New discoveries make it harder for HIV to hide from drugs

Dec 15, 2010

The virus that causes AIDS is chameleon-like in its replication. As HIV copies itself in humans, it constantly mutates into forms that can evade even the best cocktail of current therapies. Understanding exactly how HIV cells change as they reproduce is key to developing better tests and treatments for patients.

In the and Nature Structural & Molecular Biology, MU microbiologist and biochemist Stefan Sarafianos, PhD, reveals new findings that shed light on how eludes treatment by mutating. His discoveries provide clues into HIV's mechanisms for resisting two main families of drugs.

"These findings are important because identifying a new mutation that affects HIV drug resistance allows physicians to make better decisions and prescribe the proper drugs," Sarafianos said. "Without that knowledge, therapy can be suboptimal and lead to early failure."

Patients with HIV are routinely tested to track the levels of the virus and immune in their body. Results of the tests help physicians gauge the health of their patients and prescribe the right mix of antiviral drugs. The drugs help prevent the spread of HIV in patients by inhibiting the virus' ability to replicate.

Sarafianos' lab determined the biochemical properties that allow strains of HIV with a specific mutation — the N348I mutation — to escape inhibition despite treatment with Nevirapine. The drug is commonly used in combination with other antiviral medications to decrease the amount of HIV in the blood. As a result of Sarafianos' discovery, at least one major company that manufactures HIV mutation-testing kits has modified its test to detect the N348I mutation.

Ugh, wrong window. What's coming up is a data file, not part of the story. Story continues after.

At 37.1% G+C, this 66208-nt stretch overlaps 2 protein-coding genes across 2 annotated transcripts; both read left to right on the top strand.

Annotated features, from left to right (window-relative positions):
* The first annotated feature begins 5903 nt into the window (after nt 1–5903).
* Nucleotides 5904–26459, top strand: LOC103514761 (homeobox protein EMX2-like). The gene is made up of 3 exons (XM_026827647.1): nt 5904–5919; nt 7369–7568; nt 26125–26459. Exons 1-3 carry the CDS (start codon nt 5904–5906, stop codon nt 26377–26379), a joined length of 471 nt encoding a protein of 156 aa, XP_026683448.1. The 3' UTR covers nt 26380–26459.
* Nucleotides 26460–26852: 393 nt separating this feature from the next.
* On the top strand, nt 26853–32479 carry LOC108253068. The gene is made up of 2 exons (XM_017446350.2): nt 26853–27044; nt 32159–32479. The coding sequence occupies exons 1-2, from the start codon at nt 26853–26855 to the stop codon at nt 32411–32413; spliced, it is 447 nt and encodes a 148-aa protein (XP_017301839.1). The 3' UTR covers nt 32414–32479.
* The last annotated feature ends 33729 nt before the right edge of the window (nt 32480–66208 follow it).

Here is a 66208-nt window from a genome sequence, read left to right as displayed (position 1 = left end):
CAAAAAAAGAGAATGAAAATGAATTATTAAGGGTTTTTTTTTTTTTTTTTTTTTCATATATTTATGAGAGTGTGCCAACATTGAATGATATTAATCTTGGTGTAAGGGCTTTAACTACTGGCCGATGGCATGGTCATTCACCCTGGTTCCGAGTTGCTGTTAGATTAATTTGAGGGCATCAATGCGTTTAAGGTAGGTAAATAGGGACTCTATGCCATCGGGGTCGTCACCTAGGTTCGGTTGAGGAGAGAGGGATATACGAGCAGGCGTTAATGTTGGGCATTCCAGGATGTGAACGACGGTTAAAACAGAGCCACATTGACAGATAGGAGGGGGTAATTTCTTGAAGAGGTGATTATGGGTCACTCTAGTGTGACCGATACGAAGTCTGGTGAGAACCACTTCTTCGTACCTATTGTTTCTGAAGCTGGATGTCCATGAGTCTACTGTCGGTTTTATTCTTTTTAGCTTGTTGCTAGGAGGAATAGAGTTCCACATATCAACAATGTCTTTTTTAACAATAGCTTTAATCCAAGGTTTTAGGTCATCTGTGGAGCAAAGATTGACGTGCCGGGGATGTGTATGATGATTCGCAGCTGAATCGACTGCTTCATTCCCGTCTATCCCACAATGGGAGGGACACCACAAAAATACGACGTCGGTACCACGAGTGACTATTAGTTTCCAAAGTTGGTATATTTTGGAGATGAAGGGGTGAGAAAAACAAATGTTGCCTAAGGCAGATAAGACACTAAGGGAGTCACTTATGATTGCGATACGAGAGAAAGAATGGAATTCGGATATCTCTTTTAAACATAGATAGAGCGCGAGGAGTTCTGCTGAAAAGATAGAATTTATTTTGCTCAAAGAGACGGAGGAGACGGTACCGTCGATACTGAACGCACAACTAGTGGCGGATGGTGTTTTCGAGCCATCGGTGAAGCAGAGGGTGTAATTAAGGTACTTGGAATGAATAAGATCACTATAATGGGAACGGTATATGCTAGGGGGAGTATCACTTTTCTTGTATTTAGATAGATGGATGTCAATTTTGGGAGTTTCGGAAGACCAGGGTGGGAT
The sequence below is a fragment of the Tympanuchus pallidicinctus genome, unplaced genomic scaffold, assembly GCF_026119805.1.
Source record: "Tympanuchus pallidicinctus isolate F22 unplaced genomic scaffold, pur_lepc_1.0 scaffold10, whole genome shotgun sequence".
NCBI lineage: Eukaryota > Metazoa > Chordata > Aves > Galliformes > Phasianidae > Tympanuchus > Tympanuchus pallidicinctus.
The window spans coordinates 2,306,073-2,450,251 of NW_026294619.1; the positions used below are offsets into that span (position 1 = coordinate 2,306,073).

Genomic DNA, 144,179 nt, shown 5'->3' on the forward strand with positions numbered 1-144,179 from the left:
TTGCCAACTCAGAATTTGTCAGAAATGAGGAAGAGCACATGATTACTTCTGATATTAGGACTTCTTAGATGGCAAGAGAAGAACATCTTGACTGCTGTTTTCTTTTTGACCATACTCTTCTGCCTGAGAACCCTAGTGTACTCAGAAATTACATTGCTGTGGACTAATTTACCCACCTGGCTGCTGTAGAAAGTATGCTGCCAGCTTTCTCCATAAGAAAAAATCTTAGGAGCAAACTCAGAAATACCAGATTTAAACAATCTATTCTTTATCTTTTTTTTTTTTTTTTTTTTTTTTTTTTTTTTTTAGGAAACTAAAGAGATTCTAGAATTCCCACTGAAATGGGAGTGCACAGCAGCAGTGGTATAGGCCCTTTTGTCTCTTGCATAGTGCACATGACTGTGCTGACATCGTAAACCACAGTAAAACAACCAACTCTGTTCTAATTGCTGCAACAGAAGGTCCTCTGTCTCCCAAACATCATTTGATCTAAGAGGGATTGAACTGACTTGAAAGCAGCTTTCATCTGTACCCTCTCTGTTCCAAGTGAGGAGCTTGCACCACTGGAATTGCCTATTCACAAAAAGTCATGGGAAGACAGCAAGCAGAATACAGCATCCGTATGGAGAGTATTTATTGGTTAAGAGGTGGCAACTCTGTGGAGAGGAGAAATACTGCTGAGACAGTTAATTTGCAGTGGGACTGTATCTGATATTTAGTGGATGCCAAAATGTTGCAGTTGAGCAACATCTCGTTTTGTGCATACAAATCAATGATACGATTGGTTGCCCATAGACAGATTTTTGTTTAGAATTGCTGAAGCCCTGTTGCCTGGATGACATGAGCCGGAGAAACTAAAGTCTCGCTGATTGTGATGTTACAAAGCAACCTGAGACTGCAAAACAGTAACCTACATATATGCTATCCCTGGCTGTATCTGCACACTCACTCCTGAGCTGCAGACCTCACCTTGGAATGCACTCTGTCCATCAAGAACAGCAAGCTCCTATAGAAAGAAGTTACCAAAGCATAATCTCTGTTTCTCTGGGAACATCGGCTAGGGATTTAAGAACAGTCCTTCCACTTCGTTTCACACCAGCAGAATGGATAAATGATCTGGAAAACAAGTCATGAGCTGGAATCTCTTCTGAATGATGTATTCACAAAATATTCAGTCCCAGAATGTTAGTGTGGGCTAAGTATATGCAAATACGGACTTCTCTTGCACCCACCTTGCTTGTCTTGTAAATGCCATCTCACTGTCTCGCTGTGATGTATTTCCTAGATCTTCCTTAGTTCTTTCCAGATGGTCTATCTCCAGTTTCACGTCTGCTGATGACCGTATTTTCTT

Sarafianos' recent findings resulted from research supported by five National Institutes of Health grants. He recently received another $417,000 award from the NIH to assist him in developing modified antibodies for HIV therapy.

"Our latest efforts to design broadly neutralizing antibodies against HIV will hopefully expand our toolbox against the , which remains a constantly moving target," Sarafianos said.

Explore further: A new synthetic amino acid for an emerging class of drugs

Provided by University of Missouri School of Medicine

1 /5 (1 vote)

Related Stories

Scientists find another key to HIV success

Mar 22, 2006

Weill Cornell Medical College scientists say they've determined a protein produced by HIV infected cells prevents immune B cells from producing antibodies.

Exhausted B cells fail to fight HIV

Jul 14, 2008

HIV tires out the cells that produce virus-fighting proteins known as antibodies, according to a human study that will be published online July 14 in the Journal of Experimental Medicine.

New HIV test may predict drug resistance

Jan 07, 2007

Researchers at Duke University Medical Center have developed a highly sensitive test for identifying which drug-resistant strains of HIV are harbored in a patient's bloodstream.

Recommended for you

A new synthetic amino acid for an emerging class of drugs

Aug 31, 2014

Swiss scientists have developed a new amino acid that can be used to modify the 3-D structure of therapeutic peptides. Insertion of the amino acid into bioactive peptides enhanced their binding affinity up to 40-fold. Peptides ...

Protein glue shows potential for use with biomaterials

Aug 28, 2014

Researchers at the University of Milan in Italy have shown that a synthetic protein called AGMA1 has the potential to promote the adhesion of brain cells in a laboratory setting. This could prove helpful ...

User comments : 0